With the creation of televised news discussing international affairs, breaking news, campaign trails, and new legislation instantaneously, America had entered a new age of media. The Media Age allowed for instant communication via the internet, radio, and most notably, the television.
Yet, with recent efforts to boost ratings and gain more viewers, the media has become more social than educational. With headlines such as “What 2nd Graders Think Of The 2016 Race” and “Trump: I Never Said Japan Should Have Nukes (He Did)” greeting the American population as they turn on their TV’s, it’s hard to think there is a world beyond the 2016 presidential campaign with cutesy interviews done with seven year old children and *gasp* shocking controversies with candidates, popular news forums such as FOX and CNN have become more of one giant paparazzi express reporting on entertainment more than education in order to earn profit from viewers.
As a result of all of this, America is more uninformed than ever.
In March 2009, the European Journal of Communication asked citizens of Britain, Denmark, Finland, and the U.S. to answer questions on international affairs. The Europeans clobbered us. Sixty-eight percent of Danes, 75 percent of Brits, and 76 percent of Finns could, for example, identify the Taliban, but only 58 percent of Americans managed to do the same.
Moreover, according to U.S. Citizenship and Immigration Services, 91 percent of foreign-born applicants pass the naturalization test, which includes these questions. But when high-school students in Oklahoma and Arizona were given the same test, fewer than 4 percent got the necessary six out of ten answers right.
The media spends so much time speaking about presidential campaigns, but so little time talking of actual policy. As a result, Americans speak on the same telltale points in why they like a candidate that speak on opinionated reasons that can’t be backed up with evidence (“He seems like a trustworthy guy”/”She seems shady”/”He/She is relatable”). While America’s love of the common man (and now, the common woman) is nothing new, the introduction of instantaneous news is new and should have a notable effect in raising awareness and educating the population.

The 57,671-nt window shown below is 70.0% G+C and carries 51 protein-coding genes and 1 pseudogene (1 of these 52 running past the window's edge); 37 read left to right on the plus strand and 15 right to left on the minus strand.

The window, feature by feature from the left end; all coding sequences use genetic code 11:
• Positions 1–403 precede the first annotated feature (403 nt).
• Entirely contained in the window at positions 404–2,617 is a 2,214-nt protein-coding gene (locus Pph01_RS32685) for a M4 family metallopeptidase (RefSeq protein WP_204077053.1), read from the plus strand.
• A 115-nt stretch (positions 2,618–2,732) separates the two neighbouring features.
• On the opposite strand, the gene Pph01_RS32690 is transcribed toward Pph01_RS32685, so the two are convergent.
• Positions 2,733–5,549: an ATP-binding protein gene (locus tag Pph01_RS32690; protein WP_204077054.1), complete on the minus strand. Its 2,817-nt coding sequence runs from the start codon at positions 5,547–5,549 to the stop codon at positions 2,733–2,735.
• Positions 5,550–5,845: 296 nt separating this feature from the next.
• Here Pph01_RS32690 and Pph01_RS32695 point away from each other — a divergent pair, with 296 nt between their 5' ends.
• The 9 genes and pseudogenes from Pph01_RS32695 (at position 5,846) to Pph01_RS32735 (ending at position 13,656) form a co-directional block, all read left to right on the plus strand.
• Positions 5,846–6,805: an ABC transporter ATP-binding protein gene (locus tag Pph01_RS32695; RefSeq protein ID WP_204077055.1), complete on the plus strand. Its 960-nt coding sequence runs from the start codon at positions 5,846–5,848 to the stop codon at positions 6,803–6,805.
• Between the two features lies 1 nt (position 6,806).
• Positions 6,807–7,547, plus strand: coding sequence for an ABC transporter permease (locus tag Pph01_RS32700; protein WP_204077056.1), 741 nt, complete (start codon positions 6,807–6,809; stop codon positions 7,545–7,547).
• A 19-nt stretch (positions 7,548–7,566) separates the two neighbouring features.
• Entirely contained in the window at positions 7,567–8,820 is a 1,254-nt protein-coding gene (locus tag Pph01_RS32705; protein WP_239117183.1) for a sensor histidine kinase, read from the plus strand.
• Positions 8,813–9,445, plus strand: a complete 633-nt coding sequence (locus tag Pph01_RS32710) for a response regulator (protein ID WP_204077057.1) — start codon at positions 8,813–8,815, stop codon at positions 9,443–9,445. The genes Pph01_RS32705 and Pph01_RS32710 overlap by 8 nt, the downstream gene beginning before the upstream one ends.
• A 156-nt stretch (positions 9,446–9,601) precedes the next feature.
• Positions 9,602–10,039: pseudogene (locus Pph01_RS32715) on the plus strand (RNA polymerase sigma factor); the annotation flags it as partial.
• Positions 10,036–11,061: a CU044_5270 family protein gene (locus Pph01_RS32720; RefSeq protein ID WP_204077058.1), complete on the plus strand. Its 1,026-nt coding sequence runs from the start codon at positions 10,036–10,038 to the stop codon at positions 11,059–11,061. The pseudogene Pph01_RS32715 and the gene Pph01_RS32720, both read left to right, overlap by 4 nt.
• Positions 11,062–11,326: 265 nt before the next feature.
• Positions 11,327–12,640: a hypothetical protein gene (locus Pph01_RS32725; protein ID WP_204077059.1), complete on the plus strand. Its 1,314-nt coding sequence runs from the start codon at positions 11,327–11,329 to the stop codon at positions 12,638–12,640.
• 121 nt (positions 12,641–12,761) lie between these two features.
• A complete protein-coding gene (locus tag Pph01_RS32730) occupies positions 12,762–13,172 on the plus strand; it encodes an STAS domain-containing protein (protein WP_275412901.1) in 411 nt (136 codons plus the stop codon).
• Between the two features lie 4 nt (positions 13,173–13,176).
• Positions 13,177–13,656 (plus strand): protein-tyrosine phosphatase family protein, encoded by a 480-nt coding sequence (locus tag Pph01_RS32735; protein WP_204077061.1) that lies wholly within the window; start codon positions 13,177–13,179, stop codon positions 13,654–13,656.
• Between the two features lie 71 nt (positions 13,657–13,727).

Anchors give unprofessional opinions and act more as if they are on a talk show than journalists. As a result, we get interviews with second graders and a dramatization of our presidential campaign as if it’s a reality TV show and anchors insult the smartest individuals of our country for their evidence backed views with one particular example of a FOX and Friends episode where the hosts had gone to the point of insulting Harvard students’ vocabulary as they used the word “outlandish.”
Yet while popular news channels don’t educate the public, they still have an effect. Just not a particularly benign one.
An analysis of news coverage from the 2016 primary races found that mainstream media outlets engaged in “journalistic bias” that led to over-coverage of the Donald Trump campaign and under-coverage of Democratic candidates, in particular Sen. Bernie Sanders.
The media holds the power of telling the people what to think and what to hear and uses that to their advantage. Votes are bought in this election as contributors to these news channels take advantage of how they get air time for candidates and topics. Such behavior explains the entertainment oriented journalism of the presidential campaign we exclusively see on news channels.
To fix this problem, these corporations need to hold higher standards on journalism or else be legally deemed an entertainment industry and not proper, citable news sources as they are currently deemed. Only then can we take the first step to better educating the American population and having less embarrassing moments as a society in the international community and work to better ourselves on being an educated society of good, active citizens.